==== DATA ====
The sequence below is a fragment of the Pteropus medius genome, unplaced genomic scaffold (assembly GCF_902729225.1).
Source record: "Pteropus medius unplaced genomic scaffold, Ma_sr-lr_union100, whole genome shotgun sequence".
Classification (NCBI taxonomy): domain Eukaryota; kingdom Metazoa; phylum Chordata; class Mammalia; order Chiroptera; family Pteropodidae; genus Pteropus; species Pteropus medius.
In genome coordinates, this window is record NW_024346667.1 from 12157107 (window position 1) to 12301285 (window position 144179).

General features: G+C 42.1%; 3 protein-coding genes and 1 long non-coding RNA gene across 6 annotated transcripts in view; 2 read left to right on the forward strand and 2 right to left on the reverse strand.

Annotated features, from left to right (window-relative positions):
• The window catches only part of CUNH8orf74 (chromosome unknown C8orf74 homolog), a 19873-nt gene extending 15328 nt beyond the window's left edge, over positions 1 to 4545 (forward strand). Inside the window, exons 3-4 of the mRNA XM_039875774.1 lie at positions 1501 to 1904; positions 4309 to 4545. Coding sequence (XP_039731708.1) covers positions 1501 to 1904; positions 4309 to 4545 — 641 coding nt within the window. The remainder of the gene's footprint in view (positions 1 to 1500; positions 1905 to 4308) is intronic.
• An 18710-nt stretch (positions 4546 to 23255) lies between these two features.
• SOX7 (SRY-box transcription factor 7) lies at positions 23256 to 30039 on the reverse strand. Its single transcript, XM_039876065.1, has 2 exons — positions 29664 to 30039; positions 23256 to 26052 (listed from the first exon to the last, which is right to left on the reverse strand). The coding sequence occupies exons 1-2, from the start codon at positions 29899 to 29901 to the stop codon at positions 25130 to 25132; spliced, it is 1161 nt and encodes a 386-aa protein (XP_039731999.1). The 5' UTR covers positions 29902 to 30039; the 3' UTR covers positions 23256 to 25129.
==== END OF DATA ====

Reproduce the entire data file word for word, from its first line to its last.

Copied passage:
The sequence below is a fragment of the Pteropus medius genome, unplaced genomic scaffold (assembly GCF_902729225.1).
Source record: "Pteropus medius unplaced genomic scaffold, Ma_sr-lr_union100, whole genome shotgun sequence".
Classification (NCBI taxonomy): domain Eukaryota; kingdom Metazoa; phylum Chordata; class Mammalia; order Chiroptera; family Pteropodidae; genus Pteropus; species Pteropus medius.
In genome coordinates, this window is record NW_024346667.1 from 12157107 (window position 1) to 12301285 (window position 144179).

General features: G+C 42.1%; 3 protein-coding genes and 1 long non-coding RNA gene across 6 annotated transcripts in view; 2 read left to right on the forward strand and 2 right to left on the reverse strand.

Annotated features, from left to right (window-relative positions):
• The window catches only part of CUNH8orf74 (chromosome unknown C8orf74 homolog), a 19873-nt gene extending 15328 nt beyond the window's left edge, over positions 1 to 4545 (forward strand). Inside the window, exons 3-4 of the mRNA XM_039875774.1 lie at positions 1501 to 1904; positions 4309 to 4545. Coding sequence (XP_039731708.1) covers positions 1501 to 1904; positions 4309 to 4545 — 641 coding nt within the window. The remainder of the gene's footprint in view (positions 1 to 1500; positions 1905 to 4308) is intronic.
• An 18710-nt stretch (positions 4546 to 23255) lies between these two features.
• SOX7 (SRY-box transcription factor 7) lies at positions 23256 to 30039 on the reverse strand. Its single transcript, XM_039876065.1, has 2 exons — positions 29664 to 30039; positions 23256 to 26052 (listed from the first exon to the last, which is right to left on the reverse strand). The coding sequence occupies exons 1-2, from the start codon at positions 29899 to 29901 to the stop codon at positions 25130 to 25132; spliced, it is 1161 nt and encodes a 386-aa protein (XP_039731999.1). The 5' UTR covers positions 29902 to 30039; the 3' UTR covers positions 23256 to 25129.